R.K. Das, J.
1. This is a plaintiffs' appeal against the confirming judgment of the Subordinate Judge of Puri in a suit for declaration of title and Recovery of possession in respect of A 2. 551/2 of land, mentioned in Schedule Ka of the plaint.
2. Danei, father of plaintiffs 1 to 4 is a seaparated brother of Bhima who died in the year 1919 leaving his widow Suna. It is the plaintiffs' case that Suna remarried sometime in 1920 or 1921 to one Bisi who also died two years after the marriage. After Bisi's death Suna remained as concubine of one Ananta Bharati and defendant No. 1 Buli Dei is the daughter of said Ananta Bharati through Suna. In 1927 Suna executed a deed of gift in respect of the suit property in favour of defendant No. 1. On 10-3-1953, defendant No. 1 executed a sale-deed (Ext. 8) in favour of defendant No. 4 in respect of Ka schedule property of the plaint. Suna died in the year 1953 and the suit was filed in theyear 1954 as the defendants threatened to dispossess the plaintiffs out of the suit land.
3. Defendant 1 and her husband Defendant 2 only contested the suit. Their case was that defendant 1 is the daughter of Bhima Bharati and not of Ananta Bharati. They also contended that though Suna inherited the suit property as the-widow of Bhima yet she continued to remain in possession even after her re-marriage with Bisi, and her possession being that of an independent owner, was adverse to that of Danei and his sons, the present plaintiffs. They also claimed that the plaintiffs were never in possession of the suit lands within twelve years prior to the institution of the suit and had no manner of right of title to the suit property and as such the suit must fail. They contended inter alia that the deed of gift executed by Suna and the sale deed by defendant No. 1 were valid transactions and were binding on the plaintiffs.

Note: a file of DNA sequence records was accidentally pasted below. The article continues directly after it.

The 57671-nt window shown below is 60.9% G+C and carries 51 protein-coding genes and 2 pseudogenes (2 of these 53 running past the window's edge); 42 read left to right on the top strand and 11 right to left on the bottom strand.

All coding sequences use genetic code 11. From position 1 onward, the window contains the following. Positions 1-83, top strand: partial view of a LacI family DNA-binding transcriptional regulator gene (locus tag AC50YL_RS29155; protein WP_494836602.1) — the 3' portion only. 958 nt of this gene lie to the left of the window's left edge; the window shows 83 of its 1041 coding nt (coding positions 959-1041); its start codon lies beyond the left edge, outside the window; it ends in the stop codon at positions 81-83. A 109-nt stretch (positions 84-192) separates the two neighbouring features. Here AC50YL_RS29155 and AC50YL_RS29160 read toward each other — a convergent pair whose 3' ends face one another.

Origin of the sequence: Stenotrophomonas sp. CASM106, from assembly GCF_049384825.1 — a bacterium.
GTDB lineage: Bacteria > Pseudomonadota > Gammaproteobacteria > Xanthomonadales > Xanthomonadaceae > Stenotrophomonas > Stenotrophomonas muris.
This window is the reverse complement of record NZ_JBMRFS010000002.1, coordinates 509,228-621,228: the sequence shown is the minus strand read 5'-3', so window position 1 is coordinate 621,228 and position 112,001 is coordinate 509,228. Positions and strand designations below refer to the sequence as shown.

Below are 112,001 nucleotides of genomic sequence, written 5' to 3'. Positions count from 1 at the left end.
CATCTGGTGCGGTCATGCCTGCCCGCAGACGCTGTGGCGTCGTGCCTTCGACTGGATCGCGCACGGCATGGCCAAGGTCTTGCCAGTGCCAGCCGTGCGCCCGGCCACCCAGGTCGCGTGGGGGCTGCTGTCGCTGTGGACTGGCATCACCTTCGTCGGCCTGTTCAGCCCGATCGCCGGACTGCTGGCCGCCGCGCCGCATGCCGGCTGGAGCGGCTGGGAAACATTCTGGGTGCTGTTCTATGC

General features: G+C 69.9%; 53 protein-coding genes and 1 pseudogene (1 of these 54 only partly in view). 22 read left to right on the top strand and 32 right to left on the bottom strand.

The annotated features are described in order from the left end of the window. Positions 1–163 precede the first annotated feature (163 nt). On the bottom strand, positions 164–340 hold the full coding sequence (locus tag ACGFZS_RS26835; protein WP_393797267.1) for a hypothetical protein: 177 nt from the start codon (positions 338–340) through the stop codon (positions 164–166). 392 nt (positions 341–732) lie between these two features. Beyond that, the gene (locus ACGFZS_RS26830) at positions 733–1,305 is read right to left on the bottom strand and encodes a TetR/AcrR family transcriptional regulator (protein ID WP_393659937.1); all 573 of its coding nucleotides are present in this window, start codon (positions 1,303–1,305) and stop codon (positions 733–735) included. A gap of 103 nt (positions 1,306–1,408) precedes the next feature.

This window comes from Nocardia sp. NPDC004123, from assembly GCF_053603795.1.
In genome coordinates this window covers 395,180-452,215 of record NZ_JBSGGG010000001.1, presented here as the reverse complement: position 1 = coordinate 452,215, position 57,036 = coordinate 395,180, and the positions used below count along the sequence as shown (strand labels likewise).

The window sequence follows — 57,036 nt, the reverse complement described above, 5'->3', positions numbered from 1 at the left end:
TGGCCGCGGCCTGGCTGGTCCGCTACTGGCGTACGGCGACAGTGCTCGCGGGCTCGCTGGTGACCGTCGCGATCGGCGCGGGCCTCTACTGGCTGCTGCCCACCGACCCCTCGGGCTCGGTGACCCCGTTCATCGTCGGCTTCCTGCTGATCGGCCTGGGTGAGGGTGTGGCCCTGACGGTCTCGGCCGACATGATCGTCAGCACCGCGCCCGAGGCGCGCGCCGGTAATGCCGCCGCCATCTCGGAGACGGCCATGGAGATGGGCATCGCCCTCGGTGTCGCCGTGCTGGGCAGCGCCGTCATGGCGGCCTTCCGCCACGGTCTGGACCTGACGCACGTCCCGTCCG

4. Both the Courts below held that Sanei Bharati was the next reversionary heir of Bhima; (2) Defendant No. 1 Buli Dei, is not the daughter of Bhima; (3) Suna even after her remarriage continued to remain adversely in possession and enjoyment of the suit land as full owner thereof and (4) the plaintiffs were not in possession of the suit property within twelve years prior to the institution of the suit. Thus, they dismissed the plaintiffs' suit.
5. The main question that was agitated before the lower appellate Court was whether the possession of Suna Bewa was that of a limited owner and she having died sometime prior to the institution of the suit whether the plaintiff as reversioner are entitled to a decree. On this point, the learned subordinate judge held that after the remarriage of Suna with Bisi, she possessed the land as wife of Bisi to the knowledge of all concerned, and as such that was sufficient indication that the animus of Suna had changed and that she possessed the suit land not as the widow of Bhima, but in her own rights, and had perfected her title by adverse possession.
6. The real controversy therefore is confined to one point viz., whether Suna was in possession of the suit-properties merely as a limited owner or as a full owner. A Division Bench decision of this Court reported in Dulhabh Seth v. Bharat Seth, AIR 1954 Orissa 212 is decisive on this point. The facts of that case were more or less similar to the facts in the present case. There it was held by their Lordships that when a widow entered in possession as a limited owner, the character of her subsequent possession after remarriage would not be changed in the absence of evidence of a change of her animus. In a case reported in Gandu Behera v. Bala Behera, ILR (1956) Cut 529r (AIR 1957 Orissa) 237), their Lordships following the aforesaid decision and after haying noticed a number of other decisions on this point held that once the possession of the widow starts in her capacity as a holder of widow's estate and subsequently becomes adverse on account of the happening of other events, it is for the widow to show that she had asserted and declared her absolute, rights and was possessing adversely as absolute owner in order to prescribe for absolutely ownership.